This major is only available for students who entered under catalogs 2006-07 through 2010-11.
*See Also the New Multimedia Journalism Major (with courses from English, Communications, and Art) offered beginning in 2011-12.
The English Journalism Major is designed to be practically oriented to prepare students to function with excellence in careers in journalism. For this reason we require one introductory course in literature, six courses specifically in journalism, and two courses to be chosen by each student in closely-related areas of communications, writing, and art. Furthermore, we will encourage internships and other “hands-on” experiences in newspapers and other publications.
In addition to a strong foundation in the study and practice of journalism, the journalism program also has a strong liberal arts emphasis. Various issues and theoretical background will be taken up in the journalism courses. But because today’s journalists need a vast background of knowledge in a variety of academic areas, the Core Distribution courses are taken very seriously, with students advised to enroll in Distribution courses that will be especially helpful for journalists generally. Each student and English faculty adviser will jointly determine what courses might be most helpful in meeting each student’s educational and career objectives.
While every course in the college can contribute meaningfully to the background one needs to be a successful journalist, the Journalism Committee recommends, on the basis of consultations with colleagues in the various disciplines, the following courses as particularly helpful. Therefore this list is only advisory; if a student could offer a rationale for courses that are not presently on the list, those courses could be added. Courses that would satisfy Core Distribution or Integration requirements are so noted:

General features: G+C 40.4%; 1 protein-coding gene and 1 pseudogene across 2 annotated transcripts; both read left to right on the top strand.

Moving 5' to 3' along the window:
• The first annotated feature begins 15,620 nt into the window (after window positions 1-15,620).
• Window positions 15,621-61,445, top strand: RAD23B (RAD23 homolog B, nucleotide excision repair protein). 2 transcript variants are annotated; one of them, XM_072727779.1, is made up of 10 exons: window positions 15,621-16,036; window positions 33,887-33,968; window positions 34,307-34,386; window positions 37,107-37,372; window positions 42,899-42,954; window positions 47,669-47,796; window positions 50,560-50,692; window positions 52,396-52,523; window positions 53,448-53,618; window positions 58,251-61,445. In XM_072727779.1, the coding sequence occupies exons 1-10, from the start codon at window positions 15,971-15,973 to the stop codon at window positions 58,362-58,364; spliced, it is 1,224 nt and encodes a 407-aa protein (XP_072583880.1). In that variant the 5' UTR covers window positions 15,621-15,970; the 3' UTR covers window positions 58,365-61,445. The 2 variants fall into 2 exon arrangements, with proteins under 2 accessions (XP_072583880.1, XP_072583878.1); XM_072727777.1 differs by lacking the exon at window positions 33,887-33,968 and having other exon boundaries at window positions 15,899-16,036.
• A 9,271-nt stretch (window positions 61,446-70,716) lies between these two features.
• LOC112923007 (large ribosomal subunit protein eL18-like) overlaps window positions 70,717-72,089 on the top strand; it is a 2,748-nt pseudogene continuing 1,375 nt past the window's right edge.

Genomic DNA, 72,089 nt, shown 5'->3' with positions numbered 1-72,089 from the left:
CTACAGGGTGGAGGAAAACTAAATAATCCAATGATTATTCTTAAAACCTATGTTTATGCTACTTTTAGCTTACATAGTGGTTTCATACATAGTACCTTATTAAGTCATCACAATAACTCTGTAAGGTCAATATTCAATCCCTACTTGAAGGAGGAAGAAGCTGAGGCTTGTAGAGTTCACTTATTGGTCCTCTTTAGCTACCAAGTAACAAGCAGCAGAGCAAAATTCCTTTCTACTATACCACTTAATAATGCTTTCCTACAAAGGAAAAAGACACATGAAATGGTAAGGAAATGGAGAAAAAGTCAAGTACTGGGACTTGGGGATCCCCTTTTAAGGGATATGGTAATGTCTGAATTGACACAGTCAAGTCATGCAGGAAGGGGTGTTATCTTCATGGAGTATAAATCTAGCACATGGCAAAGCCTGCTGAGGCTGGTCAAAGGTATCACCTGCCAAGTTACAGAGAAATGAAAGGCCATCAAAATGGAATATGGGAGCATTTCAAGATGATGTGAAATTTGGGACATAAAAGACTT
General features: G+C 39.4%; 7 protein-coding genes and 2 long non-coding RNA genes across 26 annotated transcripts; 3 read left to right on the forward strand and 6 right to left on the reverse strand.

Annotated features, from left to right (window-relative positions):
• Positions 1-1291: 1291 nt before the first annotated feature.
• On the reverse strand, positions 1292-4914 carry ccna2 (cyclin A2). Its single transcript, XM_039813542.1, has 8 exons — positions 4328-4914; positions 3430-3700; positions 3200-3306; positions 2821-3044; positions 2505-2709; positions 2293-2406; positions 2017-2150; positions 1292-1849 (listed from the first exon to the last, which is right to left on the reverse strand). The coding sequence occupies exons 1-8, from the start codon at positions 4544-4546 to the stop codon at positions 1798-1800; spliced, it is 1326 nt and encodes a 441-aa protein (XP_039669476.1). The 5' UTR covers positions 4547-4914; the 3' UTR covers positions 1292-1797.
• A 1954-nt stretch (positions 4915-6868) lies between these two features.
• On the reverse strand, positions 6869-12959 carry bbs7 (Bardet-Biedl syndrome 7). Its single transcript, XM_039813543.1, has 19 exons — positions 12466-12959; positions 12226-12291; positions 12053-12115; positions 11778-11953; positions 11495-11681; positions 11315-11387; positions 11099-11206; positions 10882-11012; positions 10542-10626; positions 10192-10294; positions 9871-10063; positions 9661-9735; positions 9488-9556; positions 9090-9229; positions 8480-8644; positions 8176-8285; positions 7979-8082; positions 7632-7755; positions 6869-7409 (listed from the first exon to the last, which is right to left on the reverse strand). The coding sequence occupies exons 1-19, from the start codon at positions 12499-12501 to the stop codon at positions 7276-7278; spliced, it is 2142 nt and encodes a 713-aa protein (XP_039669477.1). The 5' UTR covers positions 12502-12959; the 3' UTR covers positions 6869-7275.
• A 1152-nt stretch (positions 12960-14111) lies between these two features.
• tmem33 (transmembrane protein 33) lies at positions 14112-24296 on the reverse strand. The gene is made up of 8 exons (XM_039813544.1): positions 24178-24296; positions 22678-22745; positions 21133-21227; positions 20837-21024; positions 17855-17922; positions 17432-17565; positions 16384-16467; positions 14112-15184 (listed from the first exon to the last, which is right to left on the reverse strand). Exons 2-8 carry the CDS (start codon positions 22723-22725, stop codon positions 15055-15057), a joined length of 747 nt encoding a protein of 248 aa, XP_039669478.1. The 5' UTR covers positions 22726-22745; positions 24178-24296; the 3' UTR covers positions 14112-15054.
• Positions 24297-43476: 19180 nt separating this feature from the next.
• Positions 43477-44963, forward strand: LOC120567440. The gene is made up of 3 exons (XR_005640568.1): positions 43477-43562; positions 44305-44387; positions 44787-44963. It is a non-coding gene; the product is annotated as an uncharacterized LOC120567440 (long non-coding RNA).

Art 111: Two-Dimensional Foundations (ER)
Foreign languages are especially recommended for students preparing for careers in journalism, both for the excellent opportunities to broaden their knowledge of other cultures as well as to gain a sense of the structure of language. Future journalists would benefit from completing more course work in foreign languages than is required by the Core. Furthermore, students expecting to “do journalism” in another language should complete a major in that language. This extensive competence would surely be expected of students who would participate in international journalism study experiences, a possible program currently under discussion with chairs of the French and Russian, German, Scandinavian Studies, and Spanish departments. We do not include courses in foreign languages in our suggested list above because of the number of foreign languages offered at Concordia and because the courses students take in a language must be dictated by their level of competence in that language.
Consult The Catalog for the yearly course sequence of English offerings.
Download the journalism major checklist here.